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Our values, our company roadmap, my goals, and my role. It takes some time to figure out what the Venn diagram of what you can do vs. what needs to be done vs. what only you can do looks like, but it’s essential.
Leadership can feel like a choose your own adventure novel; time isn’t structured for you, so it’s important to have a clear sense of where you add the most value.
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When I started, I didn’t structure time in intervals to naturally let me push and recover (push: intense calls, big projects, recover: 90% of admin). Now, I try to break up my time to prevent burnout.
There are naturally times after something big is implemented when you’re managing the implementation and kind of waiting to get started on what’s next. This is naturally the time when you need rest, and when it makes sense to start doing the research/learning/prep for the next big push.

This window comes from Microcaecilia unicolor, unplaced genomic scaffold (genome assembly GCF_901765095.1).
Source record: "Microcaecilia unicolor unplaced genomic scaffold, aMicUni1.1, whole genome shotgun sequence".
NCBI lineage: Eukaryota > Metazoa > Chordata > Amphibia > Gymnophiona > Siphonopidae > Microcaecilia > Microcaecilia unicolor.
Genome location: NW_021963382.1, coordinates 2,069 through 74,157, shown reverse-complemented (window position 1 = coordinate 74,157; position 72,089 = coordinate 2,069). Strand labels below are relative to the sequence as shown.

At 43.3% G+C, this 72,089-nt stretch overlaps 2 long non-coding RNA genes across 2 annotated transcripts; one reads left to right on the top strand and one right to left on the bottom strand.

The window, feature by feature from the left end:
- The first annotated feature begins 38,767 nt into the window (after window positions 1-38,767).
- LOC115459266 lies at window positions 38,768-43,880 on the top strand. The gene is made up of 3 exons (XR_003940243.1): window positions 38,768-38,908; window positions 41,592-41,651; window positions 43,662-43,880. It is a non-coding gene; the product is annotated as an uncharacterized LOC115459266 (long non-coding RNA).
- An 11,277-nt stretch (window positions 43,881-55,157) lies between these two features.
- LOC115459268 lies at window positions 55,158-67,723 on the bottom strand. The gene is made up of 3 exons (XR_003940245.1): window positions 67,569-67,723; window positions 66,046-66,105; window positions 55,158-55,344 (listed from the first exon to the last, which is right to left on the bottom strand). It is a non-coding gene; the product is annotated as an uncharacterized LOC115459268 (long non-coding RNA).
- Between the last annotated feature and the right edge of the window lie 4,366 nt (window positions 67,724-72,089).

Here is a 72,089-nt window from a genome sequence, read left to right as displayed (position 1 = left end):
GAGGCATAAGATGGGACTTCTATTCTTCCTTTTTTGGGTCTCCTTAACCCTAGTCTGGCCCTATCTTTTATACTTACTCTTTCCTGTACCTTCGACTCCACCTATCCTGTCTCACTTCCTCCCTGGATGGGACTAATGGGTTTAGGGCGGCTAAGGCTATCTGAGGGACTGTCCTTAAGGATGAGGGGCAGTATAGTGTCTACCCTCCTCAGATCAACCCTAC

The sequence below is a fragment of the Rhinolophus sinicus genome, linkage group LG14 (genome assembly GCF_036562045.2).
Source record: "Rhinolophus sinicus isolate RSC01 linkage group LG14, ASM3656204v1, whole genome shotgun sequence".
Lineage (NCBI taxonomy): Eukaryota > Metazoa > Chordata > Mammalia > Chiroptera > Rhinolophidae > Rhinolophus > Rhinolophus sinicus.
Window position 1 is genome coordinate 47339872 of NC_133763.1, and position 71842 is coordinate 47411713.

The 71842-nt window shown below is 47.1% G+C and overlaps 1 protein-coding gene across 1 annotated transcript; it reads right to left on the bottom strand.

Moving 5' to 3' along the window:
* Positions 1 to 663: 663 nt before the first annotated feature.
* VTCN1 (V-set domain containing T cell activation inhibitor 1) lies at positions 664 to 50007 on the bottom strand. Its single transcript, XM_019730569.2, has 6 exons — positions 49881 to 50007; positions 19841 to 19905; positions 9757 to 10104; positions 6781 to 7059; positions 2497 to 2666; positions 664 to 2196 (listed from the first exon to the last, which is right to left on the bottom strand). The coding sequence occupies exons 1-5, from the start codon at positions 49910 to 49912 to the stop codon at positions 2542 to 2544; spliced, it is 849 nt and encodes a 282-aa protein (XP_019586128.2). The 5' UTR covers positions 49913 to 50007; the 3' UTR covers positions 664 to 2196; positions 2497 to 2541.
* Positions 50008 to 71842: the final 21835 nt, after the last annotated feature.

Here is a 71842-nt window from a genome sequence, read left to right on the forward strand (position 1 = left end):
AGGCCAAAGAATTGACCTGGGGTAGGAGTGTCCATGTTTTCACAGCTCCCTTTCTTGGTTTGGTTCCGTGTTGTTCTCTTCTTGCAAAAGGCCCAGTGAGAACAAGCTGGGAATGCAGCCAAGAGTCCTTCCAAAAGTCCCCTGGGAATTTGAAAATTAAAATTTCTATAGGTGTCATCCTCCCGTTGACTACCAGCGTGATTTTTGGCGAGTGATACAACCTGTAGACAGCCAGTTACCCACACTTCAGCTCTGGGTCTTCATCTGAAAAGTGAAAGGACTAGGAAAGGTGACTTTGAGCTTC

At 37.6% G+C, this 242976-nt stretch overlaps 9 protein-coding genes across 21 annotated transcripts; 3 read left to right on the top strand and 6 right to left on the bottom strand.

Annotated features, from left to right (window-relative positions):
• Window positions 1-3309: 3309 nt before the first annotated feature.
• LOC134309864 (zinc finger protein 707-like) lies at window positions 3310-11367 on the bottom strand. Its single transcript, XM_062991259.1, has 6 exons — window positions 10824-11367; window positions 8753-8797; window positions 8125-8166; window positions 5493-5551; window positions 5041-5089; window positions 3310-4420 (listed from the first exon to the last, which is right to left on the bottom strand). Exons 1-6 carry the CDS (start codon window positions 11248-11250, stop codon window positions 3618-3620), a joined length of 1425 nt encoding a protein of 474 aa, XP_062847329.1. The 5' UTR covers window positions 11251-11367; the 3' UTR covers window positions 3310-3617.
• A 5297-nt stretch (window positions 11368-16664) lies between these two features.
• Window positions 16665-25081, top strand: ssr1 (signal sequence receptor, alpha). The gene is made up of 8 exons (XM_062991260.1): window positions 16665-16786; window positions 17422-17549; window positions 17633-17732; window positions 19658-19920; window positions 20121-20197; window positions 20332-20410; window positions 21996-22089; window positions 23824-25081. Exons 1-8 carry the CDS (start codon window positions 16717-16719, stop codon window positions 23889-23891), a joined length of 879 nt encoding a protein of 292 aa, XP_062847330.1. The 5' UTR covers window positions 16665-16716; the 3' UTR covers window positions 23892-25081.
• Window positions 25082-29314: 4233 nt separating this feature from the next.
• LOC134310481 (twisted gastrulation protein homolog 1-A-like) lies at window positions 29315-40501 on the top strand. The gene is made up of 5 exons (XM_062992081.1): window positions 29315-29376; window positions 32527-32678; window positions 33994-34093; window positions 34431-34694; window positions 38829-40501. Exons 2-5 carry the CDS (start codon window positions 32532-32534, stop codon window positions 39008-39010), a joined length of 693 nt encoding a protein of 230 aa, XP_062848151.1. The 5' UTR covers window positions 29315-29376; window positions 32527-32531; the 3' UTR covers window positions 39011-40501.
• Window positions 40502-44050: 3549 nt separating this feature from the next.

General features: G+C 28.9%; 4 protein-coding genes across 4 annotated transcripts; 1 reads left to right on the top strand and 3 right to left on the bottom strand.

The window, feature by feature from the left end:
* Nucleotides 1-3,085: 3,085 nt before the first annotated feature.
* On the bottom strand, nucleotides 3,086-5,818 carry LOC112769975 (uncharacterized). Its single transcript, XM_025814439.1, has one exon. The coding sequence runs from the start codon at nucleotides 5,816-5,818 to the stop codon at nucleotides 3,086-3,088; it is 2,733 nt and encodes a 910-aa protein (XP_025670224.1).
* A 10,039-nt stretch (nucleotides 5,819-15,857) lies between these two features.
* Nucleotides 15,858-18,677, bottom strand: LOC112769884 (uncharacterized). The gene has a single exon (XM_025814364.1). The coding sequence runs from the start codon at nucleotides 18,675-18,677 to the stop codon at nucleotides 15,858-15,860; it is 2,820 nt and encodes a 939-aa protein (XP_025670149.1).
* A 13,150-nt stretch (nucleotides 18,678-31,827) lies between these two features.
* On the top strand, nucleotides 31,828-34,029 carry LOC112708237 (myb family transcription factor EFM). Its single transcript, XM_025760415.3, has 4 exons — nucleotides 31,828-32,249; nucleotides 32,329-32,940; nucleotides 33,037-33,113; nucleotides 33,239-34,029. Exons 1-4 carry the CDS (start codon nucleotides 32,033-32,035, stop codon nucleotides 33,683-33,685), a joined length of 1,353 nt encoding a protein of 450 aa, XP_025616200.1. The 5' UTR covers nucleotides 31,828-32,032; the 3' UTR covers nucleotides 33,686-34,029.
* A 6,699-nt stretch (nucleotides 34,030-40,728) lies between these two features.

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FYI ran a remote work report and found that the biggest issues are communication and loneliness. I’d also say that self-awareness creates a lot of issues with remote work.
You have to self manage without someone else watching over your shoulder. It takes longer to see issues than in an office environment, so you have to see them yourself and ask for help early.
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At RemoteHabits we're always trying to improve our interviews, what question should we have asked Haley Bryant?
Haley is the VP of Operations at Animalz, a fully remote agency focused on creating the best content on the web. When Haley isn't working from home, she's hanging with her son #oliverstantonfox or teaching indoor cycling.